- College opportunity and graduation bonus: $7 billion over 10 years (with $647 million in FY 2015) to support a program to reward colleges that successfully enroll and graduate a significant number of low- and moderate-income students on time and encourage all institutions to improve their performance.
Tax provisions (all would require legislative action, which observers believe is unlikely):
- Permanently extend the American Opportunity Tax Credit (AOTC).
- Eliminate taxability of loan amounts forgiven under Income-Based and Income-Contingent repayment programs.
- Make all Pell Grant funding excludable from individual taxable income (currently, any Pell Grant funds for living expenses are taxable).
- Cap the tax value of the charitable deduction, a proposal floated before and a matter of great concern for all nonprofit organizations, and some other itemized deductions for upper-income taxpayers.
Along with six of our colleague associations, we submitted comments to the White House Task Force to Protect Students from Sexual Assault last Friday, outlining a series of recommendations to consider as the task force drafts a proposal in response to the president’s call to action.
In the letter, we affirmed our support for the task force’s work and our commitment to ensure a safe, secure environment for students. We also urged the task force to use colleges and universities as a resource, so campuses can share their expertise and provide input about the types of initiatives that would best support existing efforts to prevent and respond to sexual assault.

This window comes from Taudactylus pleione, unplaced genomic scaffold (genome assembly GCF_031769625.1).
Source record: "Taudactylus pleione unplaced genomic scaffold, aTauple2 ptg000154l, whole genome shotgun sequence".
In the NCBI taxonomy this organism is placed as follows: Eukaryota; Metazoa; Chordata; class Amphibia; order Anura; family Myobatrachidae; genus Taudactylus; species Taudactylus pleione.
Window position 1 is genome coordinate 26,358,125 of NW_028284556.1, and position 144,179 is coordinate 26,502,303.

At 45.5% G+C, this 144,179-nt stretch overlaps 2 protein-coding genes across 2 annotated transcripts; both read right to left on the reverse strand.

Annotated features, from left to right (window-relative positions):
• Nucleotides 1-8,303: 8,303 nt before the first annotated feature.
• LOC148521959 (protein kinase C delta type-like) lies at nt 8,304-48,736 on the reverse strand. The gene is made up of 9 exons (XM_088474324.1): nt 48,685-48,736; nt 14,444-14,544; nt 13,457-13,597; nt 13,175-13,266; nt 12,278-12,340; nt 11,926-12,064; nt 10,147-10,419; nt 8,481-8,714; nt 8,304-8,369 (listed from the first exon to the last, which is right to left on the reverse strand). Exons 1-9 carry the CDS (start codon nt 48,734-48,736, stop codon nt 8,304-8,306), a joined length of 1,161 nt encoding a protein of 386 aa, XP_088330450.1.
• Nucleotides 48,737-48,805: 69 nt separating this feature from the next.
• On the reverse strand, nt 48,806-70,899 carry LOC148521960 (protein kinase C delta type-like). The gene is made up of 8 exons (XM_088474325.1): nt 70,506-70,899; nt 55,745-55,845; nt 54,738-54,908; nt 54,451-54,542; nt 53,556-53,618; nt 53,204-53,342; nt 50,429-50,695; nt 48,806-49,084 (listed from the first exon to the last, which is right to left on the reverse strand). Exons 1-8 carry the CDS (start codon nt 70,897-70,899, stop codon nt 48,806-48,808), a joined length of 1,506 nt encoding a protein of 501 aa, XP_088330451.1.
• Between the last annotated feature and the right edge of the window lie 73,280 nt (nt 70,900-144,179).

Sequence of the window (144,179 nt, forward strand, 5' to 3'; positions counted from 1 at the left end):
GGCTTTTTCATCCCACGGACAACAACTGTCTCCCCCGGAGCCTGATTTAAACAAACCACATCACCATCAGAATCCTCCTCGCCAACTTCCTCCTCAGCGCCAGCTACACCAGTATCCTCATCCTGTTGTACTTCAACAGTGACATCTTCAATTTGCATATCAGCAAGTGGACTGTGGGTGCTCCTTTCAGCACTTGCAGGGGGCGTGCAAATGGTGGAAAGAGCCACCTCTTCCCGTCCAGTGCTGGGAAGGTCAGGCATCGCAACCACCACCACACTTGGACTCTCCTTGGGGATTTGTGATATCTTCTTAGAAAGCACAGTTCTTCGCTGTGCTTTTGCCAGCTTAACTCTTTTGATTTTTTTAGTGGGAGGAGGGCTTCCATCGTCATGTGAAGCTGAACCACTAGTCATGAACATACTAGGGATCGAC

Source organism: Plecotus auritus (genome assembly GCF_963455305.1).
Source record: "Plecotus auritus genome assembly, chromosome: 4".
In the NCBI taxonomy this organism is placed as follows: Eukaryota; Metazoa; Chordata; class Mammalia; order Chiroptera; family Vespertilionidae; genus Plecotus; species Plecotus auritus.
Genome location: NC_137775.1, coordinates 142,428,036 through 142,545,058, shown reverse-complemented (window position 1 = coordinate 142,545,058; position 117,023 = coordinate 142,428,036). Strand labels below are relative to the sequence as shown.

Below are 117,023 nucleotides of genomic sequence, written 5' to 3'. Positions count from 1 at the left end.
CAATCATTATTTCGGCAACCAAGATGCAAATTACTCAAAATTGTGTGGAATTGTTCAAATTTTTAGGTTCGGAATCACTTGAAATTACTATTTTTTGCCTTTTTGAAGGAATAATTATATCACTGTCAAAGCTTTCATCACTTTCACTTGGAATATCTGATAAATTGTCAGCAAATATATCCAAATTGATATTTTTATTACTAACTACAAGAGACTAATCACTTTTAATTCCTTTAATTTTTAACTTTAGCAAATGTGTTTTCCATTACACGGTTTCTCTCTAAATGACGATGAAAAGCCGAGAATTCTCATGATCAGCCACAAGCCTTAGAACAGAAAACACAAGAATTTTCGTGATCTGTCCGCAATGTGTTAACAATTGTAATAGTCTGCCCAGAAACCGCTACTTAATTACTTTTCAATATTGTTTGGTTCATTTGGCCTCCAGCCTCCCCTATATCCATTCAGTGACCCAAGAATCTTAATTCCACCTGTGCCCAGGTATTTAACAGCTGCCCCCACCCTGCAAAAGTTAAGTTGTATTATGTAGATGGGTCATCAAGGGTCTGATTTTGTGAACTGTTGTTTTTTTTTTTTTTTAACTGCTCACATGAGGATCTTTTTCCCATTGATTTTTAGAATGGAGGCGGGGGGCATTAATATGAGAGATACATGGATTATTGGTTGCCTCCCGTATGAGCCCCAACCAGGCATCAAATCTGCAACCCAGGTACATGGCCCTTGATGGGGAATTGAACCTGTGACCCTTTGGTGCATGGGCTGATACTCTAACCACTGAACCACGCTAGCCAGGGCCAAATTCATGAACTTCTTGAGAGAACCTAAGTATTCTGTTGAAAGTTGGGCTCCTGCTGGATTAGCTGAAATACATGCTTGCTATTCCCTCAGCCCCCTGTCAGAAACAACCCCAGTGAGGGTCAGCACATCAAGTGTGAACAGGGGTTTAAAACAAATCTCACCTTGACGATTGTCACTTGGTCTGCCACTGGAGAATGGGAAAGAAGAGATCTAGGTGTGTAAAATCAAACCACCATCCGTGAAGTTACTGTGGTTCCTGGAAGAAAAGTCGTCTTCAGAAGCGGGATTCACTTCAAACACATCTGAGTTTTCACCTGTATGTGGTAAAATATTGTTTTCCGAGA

Regarding the myriad federal compliance requirements that already exist, we told the task force that colleges and universities, students and the public would all benefit from a single, clear set of procedures or guidelines with which to comply. A unified federal enforcement approach is key, as campuses already must comply with a range of federal laws, including Title IX, the Clery Act and its implementing regulations, the Department of Education’s 2011 Dear Colleague Letter and the new requirements of the Violence Against Women Reauthorization Act, which all address campus sexual assault.
Several of our colleagues are participating in a summit in Washington next week that will include a discussion of current campus wellness successes and efforts to make further progress in areas such as improving student nutrition habits and encouraging more physical activity. The March 12-14 Building a Healthier Future Summit will feature President Donna Shalala of University of Miami (FL), President Beverly Tatum of Spelman College (GA), Dean Lynn Goldman of George Washington University (DC) and Associate Vice-Provost Michael Goldstein of the University of California, Los Angeles. The Summit is being run by the Partnership for a Healthier America, which works to help end the childhood obesity epidemic. More information about the campus initiative can be obtained by emailing Sara John: email@example.com.
Molly Corbett Broad
President of ACE